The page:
Prepared By Timothy C. Platnich
The content of this article is intended to be informational only. We caution you against using or relying upon any information contained in this article without first seeking legal advice regarding your particular matter. All matters arising from the use of our website, including this article, shall be governed by Alberta law and shall be within the exclusive jurisdiction of the courts of Alberta.
The saying used to be "buyer beware" or "caveat emptor". This saying reflected the principle that a buyer of real estate took the risk of any defects in the property unless the seller specifically agreed otherwise. The onus was on the buyer to be satisfied regarding the quality of the property before purchasing the property. If the buyer was not satisfied with the quality of the property, the buyers remedy was not to buy the property.
This principle has been eroded over the years. The erosion of the principle benefits buyers at the expense of sellers.
The principle has been eroded in several ways. First, standard form real estate purchase and sale contracts now contain representations by the seller which, if untrue or inaccurate, result in liability to the seller. For example, a common representation is that the property has not been insulated with urea formaldehyde.
Second, disclosure statements have become common. These statements are signed by the seller and contain many representations about the property. The statements are provided to the realtors involved and to the buyer. The statements may or may not be directly incorporated into the real estate purchase contract. If the statements are untrue or inaccurate, the seller may be liable to the buyer.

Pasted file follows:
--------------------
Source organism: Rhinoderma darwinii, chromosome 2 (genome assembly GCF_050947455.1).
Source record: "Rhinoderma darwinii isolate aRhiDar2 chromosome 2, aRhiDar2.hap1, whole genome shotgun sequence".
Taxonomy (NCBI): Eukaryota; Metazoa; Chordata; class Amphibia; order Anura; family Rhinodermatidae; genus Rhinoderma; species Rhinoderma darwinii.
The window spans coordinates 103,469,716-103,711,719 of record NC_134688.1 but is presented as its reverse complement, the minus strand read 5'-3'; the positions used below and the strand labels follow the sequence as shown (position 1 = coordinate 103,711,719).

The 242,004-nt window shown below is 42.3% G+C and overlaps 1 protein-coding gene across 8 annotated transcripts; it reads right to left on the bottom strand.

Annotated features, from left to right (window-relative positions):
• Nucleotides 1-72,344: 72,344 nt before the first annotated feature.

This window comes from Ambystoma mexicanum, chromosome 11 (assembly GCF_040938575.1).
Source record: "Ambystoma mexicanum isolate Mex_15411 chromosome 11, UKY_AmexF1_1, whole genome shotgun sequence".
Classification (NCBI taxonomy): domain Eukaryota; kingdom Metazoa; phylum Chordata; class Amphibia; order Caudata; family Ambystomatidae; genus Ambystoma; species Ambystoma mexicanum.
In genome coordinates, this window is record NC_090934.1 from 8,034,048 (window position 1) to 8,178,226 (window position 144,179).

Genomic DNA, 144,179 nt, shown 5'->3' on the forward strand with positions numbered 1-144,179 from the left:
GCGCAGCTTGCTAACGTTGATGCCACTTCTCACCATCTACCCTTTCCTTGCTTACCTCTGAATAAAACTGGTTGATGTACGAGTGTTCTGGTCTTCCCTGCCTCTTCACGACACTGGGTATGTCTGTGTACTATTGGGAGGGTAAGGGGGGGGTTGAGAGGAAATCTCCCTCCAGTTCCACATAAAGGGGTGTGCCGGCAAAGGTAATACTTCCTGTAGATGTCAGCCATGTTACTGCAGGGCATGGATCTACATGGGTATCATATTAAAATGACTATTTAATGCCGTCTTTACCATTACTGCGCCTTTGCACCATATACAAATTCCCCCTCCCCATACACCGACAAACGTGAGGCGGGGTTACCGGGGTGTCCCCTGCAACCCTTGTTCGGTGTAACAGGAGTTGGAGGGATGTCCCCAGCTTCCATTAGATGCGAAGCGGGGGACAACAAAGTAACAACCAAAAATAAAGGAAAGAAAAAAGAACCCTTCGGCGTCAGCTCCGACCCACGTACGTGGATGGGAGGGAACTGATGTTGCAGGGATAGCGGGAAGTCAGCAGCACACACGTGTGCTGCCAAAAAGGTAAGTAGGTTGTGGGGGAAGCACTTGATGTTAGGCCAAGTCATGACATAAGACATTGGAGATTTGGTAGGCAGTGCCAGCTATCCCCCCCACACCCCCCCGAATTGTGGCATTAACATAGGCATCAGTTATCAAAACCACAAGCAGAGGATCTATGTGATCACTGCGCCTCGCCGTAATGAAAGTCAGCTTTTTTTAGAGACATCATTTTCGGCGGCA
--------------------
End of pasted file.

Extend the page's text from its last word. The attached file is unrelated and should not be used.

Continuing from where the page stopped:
Third, the courts have been more and more active in protecting the buyer as discussed below.
The main area of controversy concerns "latent defects". These are defects that are not readily visible upon inspection. Increasingly, the courts have held sellers responsible for such defects. Where a seller knows of a defect and takes steps to conceal the defect - making it effectively "latent", the courts have found the seller liable for the defect. In some cases, the courts have held that if a seller knows of a latent defect, the defect must be disclosed to the buyer. A failure to disclose a latent defect could lead to liability on the part of the seller. More controversial is the case of a latent defect where the seller does not know of the defect. Could the seller be liable for such a defect?
There are ways that a seller can protect against inadvertent liability for latent and other defects. The main course for protection is through the insertion of appropriate language in the sale agreement.
We strongly recommend that sellers consult with their lawyer before signing a listing agreement and before signing an agreement to sell their home.